Businesses track income and expenses for reporting to the Internal Revenue Service (IRS) on a 365-day basis. A fiscal year is an annual period that starts on one day and ends 364 days later. When the period of a year starts on January 1 and ends on December 31, the company uses the calendar year as its fiscal year. Any other start date besides January 1 indicates a fiscal year that is not a calendar year.
The U.S. government’s fiscal year, for example, starts on October 1 and ends September 31. Many school districts have fiscal years that start July 1 and end June 30, to coincide with the school year.
Companies may use fiscal years that better match their revenue cycles. Some retailers don’t start their fiscal year until February 1, for example, because holiday returns from the previous year aren’t concluded until the end of January.
When citing a fiscal year (often denoted as FY), the year on which the closing date falls is considered the fiscal year. So a company with a fiscal year that begins April 1, 2017, and ends March 31, 2018 refers to that period as fiscal year 2018, even though it starts in 2017.
Who uses a fiscal year?
The fact is that except for C corporations, which have more complex accounting issues to deal with, nearly all other forms of business use the calendar year as their company’s fiscal year.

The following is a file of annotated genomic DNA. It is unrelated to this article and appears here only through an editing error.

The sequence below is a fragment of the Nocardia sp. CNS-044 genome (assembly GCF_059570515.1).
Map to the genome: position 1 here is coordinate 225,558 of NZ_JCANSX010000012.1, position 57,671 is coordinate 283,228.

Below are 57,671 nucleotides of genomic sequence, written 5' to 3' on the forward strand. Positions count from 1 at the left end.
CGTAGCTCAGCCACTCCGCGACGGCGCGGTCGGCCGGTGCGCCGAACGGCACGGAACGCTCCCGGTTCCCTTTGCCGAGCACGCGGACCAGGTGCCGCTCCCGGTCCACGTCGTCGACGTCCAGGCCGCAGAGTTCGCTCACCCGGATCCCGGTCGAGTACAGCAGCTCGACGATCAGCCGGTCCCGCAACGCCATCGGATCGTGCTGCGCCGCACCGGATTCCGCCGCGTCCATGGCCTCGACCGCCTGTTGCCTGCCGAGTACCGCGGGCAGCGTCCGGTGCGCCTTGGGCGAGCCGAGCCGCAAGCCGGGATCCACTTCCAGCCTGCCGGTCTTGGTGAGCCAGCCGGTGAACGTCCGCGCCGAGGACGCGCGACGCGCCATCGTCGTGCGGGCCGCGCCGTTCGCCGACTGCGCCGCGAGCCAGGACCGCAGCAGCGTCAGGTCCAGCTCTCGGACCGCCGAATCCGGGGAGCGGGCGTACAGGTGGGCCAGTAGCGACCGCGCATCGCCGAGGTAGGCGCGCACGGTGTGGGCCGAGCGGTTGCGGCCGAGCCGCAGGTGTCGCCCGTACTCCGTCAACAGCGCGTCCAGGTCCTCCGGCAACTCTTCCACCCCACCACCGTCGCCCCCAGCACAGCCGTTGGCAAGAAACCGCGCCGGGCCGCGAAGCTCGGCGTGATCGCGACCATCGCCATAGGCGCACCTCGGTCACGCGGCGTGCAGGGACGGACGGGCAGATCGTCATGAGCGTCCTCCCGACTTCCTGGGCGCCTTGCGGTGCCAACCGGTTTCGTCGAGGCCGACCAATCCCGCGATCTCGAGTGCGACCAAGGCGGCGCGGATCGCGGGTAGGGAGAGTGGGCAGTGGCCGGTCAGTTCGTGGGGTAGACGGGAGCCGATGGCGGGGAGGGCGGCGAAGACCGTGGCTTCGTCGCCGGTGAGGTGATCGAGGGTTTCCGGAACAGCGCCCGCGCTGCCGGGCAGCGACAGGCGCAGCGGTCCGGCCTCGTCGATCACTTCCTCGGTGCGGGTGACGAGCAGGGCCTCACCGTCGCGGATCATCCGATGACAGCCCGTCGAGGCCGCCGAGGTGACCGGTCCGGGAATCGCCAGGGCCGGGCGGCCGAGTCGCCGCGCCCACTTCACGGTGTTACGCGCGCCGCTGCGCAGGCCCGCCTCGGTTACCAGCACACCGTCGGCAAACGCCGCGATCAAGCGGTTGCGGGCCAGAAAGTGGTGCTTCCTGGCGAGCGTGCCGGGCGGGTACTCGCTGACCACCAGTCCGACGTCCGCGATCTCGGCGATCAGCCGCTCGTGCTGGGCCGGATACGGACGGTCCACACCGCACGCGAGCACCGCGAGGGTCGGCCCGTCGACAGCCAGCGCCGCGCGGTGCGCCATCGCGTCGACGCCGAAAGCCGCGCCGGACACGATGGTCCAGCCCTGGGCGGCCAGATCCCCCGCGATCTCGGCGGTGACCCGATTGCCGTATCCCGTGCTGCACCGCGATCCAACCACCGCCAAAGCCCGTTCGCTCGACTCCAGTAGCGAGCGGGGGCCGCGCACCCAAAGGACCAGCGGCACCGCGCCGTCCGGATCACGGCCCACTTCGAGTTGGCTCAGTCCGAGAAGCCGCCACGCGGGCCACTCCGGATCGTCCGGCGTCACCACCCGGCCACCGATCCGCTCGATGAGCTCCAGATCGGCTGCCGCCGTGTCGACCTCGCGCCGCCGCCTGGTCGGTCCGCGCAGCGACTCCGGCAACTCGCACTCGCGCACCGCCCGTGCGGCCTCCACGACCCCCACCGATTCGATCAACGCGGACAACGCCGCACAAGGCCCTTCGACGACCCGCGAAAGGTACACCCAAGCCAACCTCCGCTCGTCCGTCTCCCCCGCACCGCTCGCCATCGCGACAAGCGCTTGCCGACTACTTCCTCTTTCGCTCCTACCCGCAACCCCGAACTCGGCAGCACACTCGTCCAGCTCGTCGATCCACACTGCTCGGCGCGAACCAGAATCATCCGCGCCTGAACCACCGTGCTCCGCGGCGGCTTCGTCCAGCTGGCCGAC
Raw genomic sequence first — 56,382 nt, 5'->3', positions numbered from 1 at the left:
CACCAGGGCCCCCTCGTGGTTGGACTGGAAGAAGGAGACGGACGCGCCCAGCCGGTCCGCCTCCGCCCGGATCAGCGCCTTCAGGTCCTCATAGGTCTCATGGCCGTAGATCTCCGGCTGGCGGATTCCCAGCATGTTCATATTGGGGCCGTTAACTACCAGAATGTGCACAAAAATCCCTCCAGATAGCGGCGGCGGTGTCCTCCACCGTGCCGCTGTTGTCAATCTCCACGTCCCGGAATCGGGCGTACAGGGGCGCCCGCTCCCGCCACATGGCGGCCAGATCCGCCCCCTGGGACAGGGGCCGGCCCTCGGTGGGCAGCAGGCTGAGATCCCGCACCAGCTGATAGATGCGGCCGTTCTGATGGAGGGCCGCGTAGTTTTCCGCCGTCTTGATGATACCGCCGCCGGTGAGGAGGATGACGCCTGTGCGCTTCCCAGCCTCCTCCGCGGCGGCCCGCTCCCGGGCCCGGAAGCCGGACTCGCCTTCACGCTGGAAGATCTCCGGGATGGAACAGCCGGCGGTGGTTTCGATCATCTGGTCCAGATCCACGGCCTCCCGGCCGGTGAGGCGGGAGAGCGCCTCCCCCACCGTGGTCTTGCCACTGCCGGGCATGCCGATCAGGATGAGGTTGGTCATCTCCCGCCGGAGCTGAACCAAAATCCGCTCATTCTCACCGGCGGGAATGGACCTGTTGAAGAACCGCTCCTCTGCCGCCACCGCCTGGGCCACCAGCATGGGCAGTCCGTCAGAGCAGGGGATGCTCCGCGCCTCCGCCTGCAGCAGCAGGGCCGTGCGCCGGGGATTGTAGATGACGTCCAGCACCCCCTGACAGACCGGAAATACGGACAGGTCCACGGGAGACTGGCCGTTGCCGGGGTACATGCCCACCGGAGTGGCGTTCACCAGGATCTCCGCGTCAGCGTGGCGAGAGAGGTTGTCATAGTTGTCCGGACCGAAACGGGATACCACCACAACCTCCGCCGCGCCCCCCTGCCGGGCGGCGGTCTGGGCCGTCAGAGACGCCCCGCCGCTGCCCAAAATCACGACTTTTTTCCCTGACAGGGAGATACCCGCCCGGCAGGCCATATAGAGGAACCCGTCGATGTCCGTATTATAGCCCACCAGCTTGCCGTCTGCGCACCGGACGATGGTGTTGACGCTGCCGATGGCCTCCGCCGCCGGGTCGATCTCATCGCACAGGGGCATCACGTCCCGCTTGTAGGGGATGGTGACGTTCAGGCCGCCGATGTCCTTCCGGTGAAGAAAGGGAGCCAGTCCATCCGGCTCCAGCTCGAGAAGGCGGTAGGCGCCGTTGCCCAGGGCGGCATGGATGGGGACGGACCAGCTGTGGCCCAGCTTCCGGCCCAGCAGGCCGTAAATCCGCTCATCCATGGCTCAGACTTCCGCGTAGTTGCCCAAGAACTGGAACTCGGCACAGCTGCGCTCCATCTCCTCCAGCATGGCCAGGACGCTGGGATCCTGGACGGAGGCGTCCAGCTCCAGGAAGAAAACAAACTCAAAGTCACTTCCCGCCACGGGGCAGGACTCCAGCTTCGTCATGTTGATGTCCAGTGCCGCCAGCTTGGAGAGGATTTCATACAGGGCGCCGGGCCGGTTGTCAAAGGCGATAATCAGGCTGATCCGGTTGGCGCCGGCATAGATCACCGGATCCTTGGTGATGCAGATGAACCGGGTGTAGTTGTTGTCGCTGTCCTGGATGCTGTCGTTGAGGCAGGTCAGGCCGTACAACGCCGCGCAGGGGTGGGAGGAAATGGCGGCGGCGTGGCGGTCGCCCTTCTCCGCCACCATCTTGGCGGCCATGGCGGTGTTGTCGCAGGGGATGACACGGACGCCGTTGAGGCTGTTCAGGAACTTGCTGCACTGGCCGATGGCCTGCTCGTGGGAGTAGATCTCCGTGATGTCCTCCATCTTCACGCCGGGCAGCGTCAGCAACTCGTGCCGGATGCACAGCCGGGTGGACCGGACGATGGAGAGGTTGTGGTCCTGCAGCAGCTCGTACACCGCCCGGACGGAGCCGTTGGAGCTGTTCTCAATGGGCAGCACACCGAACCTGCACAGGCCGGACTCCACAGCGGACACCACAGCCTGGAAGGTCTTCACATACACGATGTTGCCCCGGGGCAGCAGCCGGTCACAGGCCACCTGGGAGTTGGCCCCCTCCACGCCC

Sole proprietors, or DBAs, use the calendar year because the individual owner IS the business; they are one and the same and need their accounting paperwork to match up. LLCs, partnerships, and Subchapter S corporations also need their fiscal year to match up with the majority owners’ fiscal year, which is January to December.
Unless you run a major corporation, your best bet is to go with a calendar year accounting process. To change it requires petitioning the IRS and providing justification for why you need a fiscal year other than January through December. Few small businesses have such a justification.
Access to accountants
Another reason some smaller businesses close out their books on dates other than December 31 is that many accountants will offer a discount for being able to complete the needed work at another time of year. Having to squeeze in one more client’s fourth quarter paperwork over the December holidays is not appealing to many accountants. If only they could tackle that same work at their leisure in March or May – businesses willing to shift their year-end to a month other than December could save a nice sum of money on accounting fees.